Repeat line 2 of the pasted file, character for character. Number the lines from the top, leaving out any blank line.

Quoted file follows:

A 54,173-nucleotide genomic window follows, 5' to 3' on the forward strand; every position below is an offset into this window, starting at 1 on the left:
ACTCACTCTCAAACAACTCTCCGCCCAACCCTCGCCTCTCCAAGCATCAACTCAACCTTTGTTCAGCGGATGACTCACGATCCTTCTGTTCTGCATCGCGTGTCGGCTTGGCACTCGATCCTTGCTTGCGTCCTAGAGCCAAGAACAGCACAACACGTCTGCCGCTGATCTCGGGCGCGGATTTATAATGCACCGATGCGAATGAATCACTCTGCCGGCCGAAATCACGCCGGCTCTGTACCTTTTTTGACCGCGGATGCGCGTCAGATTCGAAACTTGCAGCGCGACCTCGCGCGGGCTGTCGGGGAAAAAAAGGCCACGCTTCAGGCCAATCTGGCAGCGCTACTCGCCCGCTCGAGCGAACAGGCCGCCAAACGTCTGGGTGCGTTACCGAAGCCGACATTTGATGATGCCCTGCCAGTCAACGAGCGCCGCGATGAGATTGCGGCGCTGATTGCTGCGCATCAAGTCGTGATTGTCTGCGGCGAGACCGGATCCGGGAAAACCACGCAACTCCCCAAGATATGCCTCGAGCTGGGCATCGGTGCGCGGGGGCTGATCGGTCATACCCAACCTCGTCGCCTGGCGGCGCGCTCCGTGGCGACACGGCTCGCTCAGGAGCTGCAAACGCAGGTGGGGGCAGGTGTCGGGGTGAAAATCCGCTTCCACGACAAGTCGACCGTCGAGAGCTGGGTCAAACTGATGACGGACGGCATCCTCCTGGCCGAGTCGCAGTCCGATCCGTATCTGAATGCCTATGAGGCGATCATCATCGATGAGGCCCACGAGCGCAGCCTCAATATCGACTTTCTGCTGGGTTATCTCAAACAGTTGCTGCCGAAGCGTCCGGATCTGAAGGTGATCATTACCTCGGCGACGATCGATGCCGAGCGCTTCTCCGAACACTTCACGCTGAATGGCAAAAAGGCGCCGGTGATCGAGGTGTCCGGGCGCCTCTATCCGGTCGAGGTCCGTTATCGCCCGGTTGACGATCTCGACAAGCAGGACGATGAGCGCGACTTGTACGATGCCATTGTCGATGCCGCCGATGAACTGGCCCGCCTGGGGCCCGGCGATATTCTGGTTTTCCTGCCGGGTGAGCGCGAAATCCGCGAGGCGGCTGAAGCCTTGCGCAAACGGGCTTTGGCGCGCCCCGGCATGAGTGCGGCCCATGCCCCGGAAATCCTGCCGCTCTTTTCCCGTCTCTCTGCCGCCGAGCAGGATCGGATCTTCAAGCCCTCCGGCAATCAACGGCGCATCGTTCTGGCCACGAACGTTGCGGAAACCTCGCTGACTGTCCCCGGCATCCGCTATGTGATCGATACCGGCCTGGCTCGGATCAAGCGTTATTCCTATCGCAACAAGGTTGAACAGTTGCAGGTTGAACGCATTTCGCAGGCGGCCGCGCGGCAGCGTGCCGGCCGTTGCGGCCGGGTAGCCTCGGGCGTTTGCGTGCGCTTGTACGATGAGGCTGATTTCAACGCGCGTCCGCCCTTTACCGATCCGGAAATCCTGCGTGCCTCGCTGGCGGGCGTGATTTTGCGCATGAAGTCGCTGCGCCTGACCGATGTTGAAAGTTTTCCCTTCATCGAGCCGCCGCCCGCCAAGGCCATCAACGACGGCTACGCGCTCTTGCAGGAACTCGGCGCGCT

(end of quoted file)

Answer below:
ACTCACTCTCAAACAACTCTCCGCCCAACCCTCGCCTCTCCAAGCATCAACTCAACCTTTGTTCAGCGGATGACTCACGATCCTTCTGTTCTGCATCGCGTGTCGGCTTGGCACTCGATCCTTGCTTGCGTCCTAGAGCCAAGAACAGCACAACACGTCTGCCGCTGATCTCGGGCGCGGATTTATAATGCACCGATGCGAATGAATCACTCTGCCGGCCGAAATCACGCCGGCTCTGTACCTTTTTTGACCGCGGATGCGCGTCAGATTCGAAACTTGCAGCGCGACCTCGCGCGGGCTGTCGGGGAAAAAAAGGCCACGCTTCAGGCCAATCTGGCAGCGCTACTCGCCCGCTCGAGCGAACAGGCCGCCAAACGTCTGGGTGCGTTACCGAAGCCGACATTTGATGATGCCCTGCCAGTCAACGAGCGCCGCGATGAGATTGCGGCGCTGATTGCTGCGCATCAAGTCGTGATTGTCTGCGGCGAGACCGGATCCGGGAAAACCACGCAACTCCCCAAGATATGCCTCGAGCTGGGCATCGGTGCGCGGGGGCTGATCGGTCATACCCAACCTCGTCGCCTGGCGGCGCGCTCCGTGGCGACACGGCTCGCTCAGGAGCTGCAAACGCAGGTGGGGGCAGGTGTCGGGGTGAAAATCCGCTTCCACGACAAGTCGACCGTCGAGAGCTGGGTCAAACTGATGACGGACGGCATCCTCCTGGCCGAGTCGCAGTCCGATCCGTATCTGAATGCCTATGAGGCGATCATCATCGATGAGGCCCACGAGCGCAGCCTCAATATCGACTTTCTGCTGGGTTATCTCAAACAGTTGCTGCCGAAGCGTCCGGATCTGAAGGTGATCATTACCTCGGCGACGATCGATGCCGAGCGCTTCTCCGAACACTTCACGCTGAATGGCAAAAAGGCGCCGGTGATCGAGGTGTCCGGGCGCCTCTATCCGGTCGAGGTCCGTTATCGCCCGGTTGACGATCTCGACAAGCAGGACGATGAGCGCGACTTGTACGATGCCATTGTCGATGCCGCCGATGAACTGGCCCGCCTGGGGCCCGGCGATATTCTGGTTTTCCTGCCGGGTGAGCGCGAAATCCGCGAGGCGGCTGAAGCCTTGCGCAAACGGGCTTTGGCGCGCCCCGGCATGAGTGCGGCCCATGCCCCGGAAATCCTGCCGCTCTTTTCCCGTCTCTCTGCCGCCGAGCAGGATCGGATCTTCAAGCCCTCCGGCAATCAACGGCGCATCGTTCTGGCCACGAACGTTGCGGAAACCTCGCTGACTGTCCCCGGCATCCGCTATGTGATCGATACCGGCCTGGCTCGGATCAAGCGTTATTCCTATCGCAACAAGGTTGAACAGTTGCAGGTTGAACGCATTTCGCAGGCGGCCGCGCGGCAGCGTGCCGGCCGTTGCGGCCGGGTAGCCTCGGGCGTTTGCGTGCGCTTGTACGATGAGGCTGATTTCAACGCGCGTCCGCCCTTTACCGATCCGGAAATCCTGCGTGCCTCGCTGGCGGGCGTGATTTTGCGCATGAAGTCGCTGCGCCTGACCGATGTTGAAAGTTTTCCCTTCATCGAGCCGCCGCCCGCCAAGGCCATCAACGACGGCTACGCGCTCTTGCAGGAACTCGGCGCGCT